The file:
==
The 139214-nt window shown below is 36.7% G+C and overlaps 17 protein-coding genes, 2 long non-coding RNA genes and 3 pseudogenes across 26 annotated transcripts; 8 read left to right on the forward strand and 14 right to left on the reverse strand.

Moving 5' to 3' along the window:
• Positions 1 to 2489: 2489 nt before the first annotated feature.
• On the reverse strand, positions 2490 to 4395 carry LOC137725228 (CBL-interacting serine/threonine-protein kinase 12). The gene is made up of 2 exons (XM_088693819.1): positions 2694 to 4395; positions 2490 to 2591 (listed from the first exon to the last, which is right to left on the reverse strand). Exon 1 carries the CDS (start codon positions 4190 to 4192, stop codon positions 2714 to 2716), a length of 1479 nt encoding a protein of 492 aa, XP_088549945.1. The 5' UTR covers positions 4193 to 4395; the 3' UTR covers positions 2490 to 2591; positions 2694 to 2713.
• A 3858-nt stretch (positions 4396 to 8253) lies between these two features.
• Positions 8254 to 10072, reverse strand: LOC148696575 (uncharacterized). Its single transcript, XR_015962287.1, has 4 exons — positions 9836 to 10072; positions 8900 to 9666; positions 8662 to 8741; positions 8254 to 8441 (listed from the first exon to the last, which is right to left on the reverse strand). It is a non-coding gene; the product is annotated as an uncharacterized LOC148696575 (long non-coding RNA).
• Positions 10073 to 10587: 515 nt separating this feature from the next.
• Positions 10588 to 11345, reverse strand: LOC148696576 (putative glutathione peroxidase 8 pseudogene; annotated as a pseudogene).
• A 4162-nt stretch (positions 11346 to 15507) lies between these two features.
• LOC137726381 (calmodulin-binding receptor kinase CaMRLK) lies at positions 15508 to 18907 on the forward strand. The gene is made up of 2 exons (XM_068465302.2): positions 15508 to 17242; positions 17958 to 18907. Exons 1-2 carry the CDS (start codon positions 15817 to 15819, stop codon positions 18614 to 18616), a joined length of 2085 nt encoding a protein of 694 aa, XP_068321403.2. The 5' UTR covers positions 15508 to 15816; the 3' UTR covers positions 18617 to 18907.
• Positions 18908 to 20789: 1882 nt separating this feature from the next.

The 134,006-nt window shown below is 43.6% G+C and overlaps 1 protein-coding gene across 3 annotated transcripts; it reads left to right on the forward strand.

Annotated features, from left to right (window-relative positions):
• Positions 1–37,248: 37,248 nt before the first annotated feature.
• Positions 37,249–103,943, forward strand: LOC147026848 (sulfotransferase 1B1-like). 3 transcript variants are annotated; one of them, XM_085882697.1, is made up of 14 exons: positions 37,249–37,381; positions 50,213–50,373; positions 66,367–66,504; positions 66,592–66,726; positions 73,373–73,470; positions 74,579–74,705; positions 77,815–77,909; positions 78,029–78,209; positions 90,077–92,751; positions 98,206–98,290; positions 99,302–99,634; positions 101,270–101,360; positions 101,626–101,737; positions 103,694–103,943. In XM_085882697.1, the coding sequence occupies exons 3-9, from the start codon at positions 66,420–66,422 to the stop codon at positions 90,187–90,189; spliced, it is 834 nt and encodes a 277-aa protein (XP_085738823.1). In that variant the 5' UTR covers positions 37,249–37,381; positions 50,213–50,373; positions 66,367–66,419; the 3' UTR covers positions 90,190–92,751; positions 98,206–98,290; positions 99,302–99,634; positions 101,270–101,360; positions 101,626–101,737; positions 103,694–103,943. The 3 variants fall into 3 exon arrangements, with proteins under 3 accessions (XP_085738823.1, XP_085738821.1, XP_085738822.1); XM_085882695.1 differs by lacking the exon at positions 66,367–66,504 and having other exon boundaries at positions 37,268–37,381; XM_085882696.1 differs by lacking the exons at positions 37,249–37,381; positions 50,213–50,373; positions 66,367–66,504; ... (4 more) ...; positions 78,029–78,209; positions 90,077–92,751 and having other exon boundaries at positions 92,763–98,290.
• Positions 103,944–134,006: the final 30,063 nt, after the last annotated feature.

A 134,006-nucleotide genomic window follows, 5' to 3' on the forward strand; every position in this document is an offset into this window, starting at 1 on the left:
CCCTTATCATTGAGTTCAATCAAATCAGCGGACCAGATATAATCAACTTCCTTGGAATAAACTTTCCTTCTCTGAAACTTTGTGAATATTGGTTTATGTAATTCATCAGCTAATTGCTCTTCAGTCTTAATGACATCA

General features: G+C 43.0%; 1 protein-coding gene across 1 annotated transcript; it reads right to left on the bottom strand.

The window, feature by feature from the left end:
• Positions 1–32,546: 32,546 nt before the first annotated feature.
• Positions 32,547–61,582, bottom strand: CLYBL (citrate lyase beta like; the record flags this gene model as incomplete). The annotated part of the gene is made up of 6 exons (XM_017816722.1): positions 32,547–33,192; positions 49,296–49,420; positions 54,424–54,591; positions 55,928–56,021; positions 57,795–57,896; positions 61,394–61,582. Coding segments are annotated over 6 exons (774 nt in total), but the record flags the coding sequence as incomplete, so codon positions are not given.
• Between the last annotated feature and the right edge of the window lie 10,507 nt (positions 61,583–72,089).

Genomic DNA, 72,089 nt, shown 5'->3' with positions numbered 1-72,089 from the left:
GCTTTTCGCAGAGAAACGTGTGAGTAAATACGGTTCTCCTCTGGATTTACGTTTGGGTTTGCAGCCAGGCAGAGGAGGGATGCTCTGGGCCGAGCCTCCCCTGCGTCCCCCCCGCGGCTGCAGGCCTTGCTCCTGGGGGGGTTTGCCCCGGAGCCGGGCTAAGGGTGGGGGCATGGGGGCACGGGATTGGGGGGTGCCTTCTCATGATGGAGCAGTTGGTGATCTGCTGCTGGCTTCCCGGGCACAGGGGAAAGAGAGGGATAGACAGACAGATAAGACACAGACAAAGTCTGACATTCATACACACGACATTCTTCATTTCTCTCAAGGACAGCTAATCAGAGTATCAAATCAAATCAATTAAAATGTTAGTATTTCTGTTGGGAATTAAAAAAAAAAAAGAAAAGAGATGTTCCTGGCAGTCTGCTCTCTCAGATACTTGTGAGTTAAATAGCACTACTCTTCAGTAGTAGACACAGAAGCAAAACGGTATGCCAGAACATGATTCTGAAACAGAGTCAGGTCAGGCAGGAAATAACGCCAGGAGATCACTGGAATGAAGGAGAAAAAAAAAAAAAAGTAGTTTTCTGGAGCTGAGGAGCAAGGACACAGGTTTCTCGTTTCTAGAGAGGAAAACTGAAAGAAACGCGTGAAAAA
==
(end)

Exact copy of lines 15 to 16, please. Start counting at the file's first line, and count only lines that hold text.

• Positions 37,249–103,943, forward strand: LOC147026848 (sulfotransferase 1B1-like). 3 transcript variants are annotated; one of them, XM_085882697.1, is made up of 14 exons: positions 37,249–37,381; positions 50,213–50,373; positions 66,367–66,504; positions 66,592–66,726; positions 73,373–73,470; positions 74,579–74,705; positions 77,815–77,909; positions 78,029–78,209; positions 90,077–92,751; positions 98,206–98,290; positions 99,302–99,634; positions 101,270–101,360; positions 101,626–101,737; positions 103,694–103,943. In XM_085882697.1, the coding sequence occupies exons 3-9, from the start codon at positions 66,420–66,422 to the stop codon at positions 90,187–90,189; spliced, it is 834 nt and encodes a 277-aa protein (XP_085738823.1). In that variant the 5' UTR covers positions 37,249–37,381; positions 50,213–50,373; positions 66,367–66,419; the 3' UTR covers positions 90,190–92,751; positions 98,206–98,290; positions 99,302–99,634; positions 101,270–101,360; positions 101,626–101,737; positions 103,694–103,943. The 3 variants fall into 3 exon arrangements, with proteins under 3 accessions (XP_085738823.1, XP_085738821.1, XP_085738822.1); XM_085882695.1 differs by lacking the exon at positions 66,367–66,504 and having other exon boundaries at positions 37,268–37,381; XM_085882696.1 differs by lacking the exons at positions 37,249–37,381; positions 50,213–50,373; positions 66,367–66,504; ... (4 more) ...; positions 78,029–78,209; positions 90,077–92,751 and having other exon boundaries at positions 92,763–98,290.
• Positions 103,944–134,006: the final 30,063 nt, after the last annotated feature.